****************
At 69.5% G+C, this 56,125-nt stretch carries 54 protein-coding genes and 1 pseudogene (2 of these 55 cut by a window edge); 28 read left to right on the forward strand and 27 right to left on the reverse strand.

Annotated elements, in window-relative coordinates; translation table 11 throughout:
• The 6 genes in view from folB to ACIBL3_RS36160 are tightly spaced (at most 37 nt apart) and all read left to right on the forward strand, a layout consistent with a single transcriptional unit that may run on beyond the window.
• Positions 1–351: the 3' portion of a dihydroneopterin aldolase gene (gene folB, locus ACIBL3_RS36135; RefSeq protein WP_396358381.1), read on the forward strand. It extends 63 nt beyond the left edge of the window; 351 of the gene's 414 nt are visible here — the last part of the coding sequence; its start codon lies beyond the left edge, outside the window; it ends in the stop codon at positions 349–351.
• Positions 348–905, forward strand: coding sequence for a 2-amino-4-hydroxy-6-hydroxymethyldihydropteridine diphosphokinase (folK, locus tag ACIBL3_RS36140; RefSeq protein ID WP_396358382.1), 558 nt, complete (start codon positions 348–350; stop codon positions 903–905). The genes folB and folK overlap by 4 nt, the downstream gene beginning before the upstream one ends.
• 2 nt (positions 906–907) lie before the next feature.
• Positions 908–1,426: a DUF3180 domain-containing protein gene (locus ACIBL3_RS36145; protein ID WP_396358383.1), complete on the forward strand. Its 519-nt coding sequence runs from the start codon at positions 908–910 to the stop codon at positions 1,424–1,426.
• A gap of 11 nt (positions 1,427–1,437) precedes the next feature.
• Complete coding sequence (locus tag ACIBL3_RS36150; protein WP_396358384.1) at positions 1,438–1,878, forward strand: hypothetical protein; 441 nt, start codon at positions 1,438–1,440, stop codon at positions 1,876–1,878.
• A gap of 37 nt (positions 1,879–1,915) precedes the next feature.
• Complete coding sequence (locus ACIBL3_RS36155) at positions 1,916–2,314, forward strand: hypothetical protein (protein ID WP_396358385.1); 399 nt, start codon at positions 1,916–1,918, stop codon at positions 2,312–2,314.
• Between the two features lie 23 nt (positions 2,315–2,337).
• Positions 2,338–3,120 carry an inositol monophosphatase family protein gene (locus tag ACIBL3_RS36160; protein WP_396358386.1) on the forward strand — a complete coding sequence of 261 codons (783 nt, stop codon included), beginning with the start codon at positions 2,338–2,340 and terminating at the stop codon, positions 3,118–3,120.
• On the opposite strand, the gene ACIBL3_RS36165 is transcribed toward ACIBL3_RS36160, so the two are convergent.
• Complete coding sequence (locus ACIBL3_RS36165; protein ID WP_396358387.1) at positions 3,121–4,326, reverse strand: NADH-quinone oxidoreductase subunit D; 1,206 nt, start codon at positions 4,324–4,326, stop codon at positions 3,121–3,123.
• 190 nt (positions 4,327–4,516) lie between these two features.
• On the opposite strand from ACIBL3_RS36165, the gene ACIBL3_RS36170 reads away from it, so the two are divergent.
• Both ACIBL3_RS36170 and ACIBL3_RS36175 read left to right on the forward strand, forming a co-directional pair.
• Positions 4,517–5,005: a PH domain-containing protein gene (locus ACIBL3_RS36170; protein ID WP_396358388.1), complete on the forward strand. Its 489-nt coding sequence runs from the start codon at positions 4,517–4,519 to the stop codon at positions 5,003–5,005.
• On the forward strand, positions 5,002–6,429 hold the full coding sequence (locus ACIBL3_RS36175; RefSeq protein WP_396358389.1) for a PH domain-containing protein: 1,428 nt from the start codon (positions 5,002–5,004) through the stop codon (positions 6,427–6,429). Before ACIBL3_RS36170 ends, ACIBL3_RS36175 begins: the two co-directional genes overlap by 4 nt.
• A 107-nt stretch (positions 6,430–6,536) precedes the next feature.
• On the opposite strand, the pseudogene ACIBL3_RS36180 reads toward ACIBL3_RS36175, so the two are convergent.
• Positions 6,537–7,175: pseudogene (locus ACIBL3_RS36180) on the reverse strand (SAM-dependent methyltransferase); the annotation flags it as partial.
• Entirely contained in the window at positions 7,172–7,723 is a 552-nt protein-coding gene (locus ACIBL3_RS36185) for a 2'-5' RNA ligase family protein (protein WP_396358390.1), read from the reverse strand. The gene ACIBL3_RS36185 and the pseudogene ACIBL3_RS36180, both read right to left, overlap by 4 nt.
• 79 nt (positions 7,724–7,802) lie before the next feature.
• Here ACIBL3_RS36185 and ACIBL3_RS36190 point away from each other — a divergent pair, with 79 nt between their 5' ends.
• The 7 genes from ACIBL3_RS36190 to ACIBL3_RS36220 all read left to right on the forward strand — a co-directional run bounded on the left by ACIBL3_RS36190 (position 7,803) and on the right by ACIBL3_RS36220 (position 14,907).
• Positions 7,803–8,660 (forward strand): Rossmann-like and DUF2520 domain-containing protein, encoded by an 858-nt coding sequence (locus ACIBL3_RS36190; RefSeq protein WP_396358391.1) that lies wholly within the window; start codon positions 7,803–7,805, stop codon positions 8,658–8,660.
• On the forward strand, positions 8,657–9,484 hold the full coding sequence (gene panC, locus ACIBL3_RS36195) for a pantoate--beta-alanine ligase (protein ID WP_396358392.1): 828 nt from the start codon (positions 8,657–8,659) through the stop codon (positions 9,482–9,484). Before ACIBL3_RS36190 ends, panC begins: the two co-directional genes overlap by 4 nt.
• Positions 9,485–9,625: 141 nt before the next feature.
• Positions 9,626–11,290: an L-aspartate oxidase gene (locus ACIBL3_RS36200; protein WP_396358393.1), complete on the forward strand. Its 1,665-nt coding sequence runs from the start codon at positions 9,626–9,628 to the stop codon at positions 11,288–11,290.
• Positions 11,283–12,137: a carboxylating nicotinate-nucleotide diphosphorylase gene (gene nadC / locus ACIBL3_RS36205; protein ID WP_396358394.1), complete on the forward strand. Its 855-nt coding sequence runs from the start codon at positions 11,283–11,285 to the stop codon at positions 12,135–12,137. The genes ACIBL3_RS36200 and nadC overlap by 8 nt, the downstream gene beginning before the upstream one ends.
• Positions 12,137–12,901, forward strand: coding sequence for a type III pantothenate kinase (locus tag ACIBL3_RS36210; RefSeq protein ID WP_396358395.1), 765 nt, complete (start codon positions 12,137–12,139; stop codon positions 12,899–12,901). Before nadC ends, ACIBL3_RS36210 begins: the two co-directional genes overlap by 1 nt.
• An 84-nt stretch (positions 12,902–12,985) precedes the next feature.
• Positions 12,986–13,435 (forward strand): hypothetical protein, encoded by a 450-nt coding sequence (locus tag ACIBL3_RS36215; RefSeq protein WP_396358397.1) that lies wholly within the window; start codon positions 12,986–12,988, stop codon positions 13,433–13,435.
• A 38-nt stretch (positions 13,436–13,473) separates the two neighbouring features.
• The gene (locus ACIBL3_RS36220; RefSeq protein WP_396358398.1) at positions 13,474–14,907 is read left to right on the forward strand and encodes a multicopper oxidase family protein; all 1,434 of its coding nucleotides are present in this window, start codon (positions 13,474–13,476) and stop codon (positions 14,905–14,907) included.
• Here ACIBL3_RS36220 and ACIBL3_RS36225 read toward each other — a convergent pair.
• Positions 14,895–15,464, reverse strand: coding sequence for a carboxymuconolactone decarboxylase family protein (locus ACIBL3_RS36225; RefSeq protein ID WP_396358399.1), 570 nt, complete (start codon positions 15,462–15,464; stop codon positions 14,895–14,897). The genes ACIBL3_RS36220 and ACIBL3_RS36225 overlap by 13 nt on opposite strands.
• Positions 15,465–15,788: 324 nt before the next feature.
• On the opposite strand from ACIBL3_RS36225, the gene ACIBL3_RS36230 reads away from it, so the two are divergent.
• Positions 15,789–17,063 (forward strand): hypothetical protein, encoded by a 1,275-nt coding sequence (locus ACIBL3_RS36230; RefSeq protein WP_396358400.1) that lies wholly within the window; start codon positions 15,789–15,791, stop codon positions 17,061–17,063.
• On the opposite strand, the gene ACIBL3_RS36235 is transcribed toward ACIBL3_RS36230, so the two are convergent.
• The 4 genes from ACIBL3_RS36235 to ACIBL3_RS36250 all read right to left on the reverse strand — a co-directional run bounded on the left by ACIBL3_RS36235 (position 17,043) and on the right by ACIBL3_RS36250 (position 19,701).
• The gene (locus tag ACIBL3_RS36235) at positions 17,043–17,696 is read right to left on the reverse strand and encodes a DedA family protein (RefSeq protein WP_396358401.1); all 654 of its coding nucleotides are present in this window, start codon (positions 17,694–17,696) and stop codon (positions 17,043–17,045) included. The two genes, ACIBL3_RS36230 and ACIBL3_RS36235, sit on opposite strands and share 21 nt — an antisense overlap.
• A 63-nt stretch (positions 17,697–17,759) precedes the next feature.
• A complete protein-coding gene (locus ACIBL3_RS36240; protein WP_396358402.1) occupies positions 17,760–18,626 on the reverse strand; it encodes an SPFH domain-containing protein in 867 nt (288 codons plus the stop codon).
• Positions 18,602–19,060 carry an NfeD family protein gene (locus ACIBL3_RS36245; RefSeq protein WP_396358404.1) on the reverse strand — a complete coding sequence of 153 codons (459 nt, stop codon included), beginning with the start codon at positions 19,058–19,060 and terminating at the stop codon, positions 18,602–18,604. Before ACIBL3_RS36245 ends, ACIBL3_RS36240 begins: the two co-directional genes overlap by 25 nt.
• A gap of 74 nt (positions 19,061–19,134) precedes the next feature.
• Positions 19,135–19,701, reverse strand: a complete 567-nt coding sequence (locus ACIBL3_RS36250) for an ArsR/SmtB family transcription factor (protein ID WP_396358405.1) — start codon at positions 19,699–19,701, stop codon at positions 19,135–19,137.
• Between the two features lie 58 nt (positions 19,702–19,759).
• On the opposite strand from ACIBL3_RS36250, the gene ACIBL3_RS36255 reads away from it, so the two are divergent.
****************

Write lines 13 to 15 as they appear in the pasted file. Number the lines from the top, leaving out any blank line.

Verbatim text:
• Positions 2,338–3,120 carry an inositol monophosphatase family protein gene (locus tag ACIBL3_RS36160; protein WP_396358386.1) on the forward strand — a complete coding sequence of 261 codons (783 nt, stop codon included), beginning with the start codon at positions 2,338–2,340 and terminating at the stop codon, positions 3,118–3,120.
• On the opposite strand, the gene ACIBL3_RS36165 is transcribed toward ACIBL3_RS36160, so the two are convergent.
• Complete coding sequence (locus ACIBL3_RS36165; protein ID WP_396358387.1) at positions 3,121–4,326, reverse strand: NADH-quinone oxidoreductase subunit D; 1,206 nt, start codon at positions 4,324–4,326, stop codon at positions 3,121–3,123.